“Our morgue and emergency facilities are full. Sixteen deaths before April is ridiculous,” Mornington Shire Mayor Kyle Yanner said. In 2019, millions of dollars were allocated to install dialysis chairs in several vulnerable communities around NW Queensland, all of which were scheduled to be operating in mid-2021. 600kms south of Mornington Island, in Cloncurry, two chairs were installed, but are not yet working. Of the four chairs allocated to the remote Indigenous community of Doomadgee, two are working. Mornington Island was allocated six dialysis chairs. Only one chair is available.

Mornington Shire Councillor David Barnes said the situation was creating stress on patients and their families. “This means sick patients are having to travel to the mainland to receive treatment and, unfortunately, some are passing away off the island, leaving their grieving families to organise repatriation home for burial,” Mr Barnes said. He’s one of several community leaders calling on Queensland Health and the region’s North West Hospital Health Service (NWHHS) to make available the island’s five other renal chairs.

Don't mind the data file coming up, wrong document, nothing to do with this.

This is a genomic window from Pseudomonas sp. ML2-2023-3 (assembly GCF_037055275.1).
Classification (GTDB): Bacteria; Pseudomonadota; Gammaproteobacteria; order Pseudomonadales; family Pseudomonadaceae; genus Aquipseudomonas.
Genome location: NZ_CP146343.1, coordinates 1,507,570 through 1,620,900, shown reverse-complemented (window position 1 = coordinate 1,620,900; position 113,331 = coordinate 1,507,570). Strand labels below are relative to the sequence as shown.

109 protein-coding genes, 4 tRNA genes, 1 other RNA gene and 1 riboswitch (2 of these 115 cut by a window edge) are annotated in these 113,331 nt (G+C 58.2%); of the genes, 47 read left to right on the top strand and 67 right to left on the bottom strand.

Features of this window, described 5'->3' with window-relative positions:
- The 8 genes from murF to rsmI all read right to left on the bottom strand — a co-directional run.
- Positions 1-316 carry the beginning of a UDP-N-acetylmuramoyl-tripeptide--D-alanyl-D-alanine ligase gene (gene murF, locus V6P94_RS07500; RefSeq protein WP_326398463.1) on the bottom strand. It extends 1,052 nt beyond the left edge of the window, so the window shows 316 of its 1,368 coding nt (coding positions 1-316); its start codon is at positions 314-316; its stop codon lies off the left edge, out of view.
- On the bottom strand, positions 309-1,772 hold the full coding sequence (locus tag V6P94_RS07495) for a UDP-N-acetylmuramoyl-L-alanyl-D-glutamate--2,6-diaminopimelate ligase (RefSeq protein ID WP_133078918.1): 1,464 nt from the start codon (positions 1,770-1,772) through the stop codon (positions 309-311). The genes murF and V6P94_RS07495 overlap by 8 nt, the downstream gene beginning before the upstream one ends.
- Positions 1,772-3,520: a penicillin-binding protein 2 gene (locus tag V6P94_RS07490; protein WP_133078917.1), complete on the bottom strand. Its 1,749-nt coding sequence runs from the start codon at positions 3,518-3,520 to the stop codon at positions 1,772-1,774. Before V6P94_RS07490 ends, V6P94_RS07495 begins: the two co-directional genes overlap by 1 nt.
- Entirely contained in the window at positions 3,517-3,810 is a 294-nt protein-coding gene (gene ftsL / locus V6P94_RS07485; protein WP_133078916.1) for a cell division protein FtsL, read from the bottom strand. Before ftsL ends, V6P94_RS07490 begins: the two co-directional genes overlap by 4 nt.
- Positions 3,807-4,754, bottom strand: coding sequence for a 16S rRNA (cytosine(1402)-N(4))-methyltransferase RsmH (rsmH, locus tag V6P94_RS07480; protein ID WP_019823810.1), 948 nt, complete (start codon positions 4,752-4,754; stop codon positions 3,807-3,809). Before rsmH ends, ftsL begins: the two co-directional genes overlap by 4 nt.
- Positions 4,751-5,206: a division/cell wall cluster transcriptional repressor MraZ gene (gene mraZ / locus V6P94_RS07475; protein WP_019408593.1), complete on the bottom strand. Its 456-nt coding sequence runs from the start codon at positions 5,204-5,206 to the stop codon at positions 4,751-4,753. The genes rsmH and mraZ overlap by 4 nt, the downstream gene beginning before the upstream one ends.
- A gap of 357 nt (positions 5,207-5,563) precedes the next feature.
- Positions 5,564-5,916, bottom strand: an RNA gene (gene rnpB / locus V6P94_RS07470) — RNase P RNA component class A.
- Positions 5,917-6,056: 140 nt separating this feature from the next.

To view the ABC News story in full click here.

Kyle Yanner below has been calling for an audit of government health services. Photo: Leonie Mellor, ABC News. Image source: ABC News website.

Bigiwun Kid Project – prenatal alcohol exposure

The Lililwan Project was the first Australian population-based prevalence study of fetal alcohol spectrum disorder (FASD) using active case ascertainment. Conducted in 2010–2011, the study included 95% of all eligible children aged 7–9 years living in the very remote Aboriginal communities of the Fitzroy Valley, WA. Women from Marninwarntikura Women’s Resource Centre, a local Aboriginal-led organisation, are concerned that some participants from the study are struggling in adolescence so partnered with researchers from the University of Sydney to follow up the Lililwan cohort in 2020–2022 at age 17–19 years.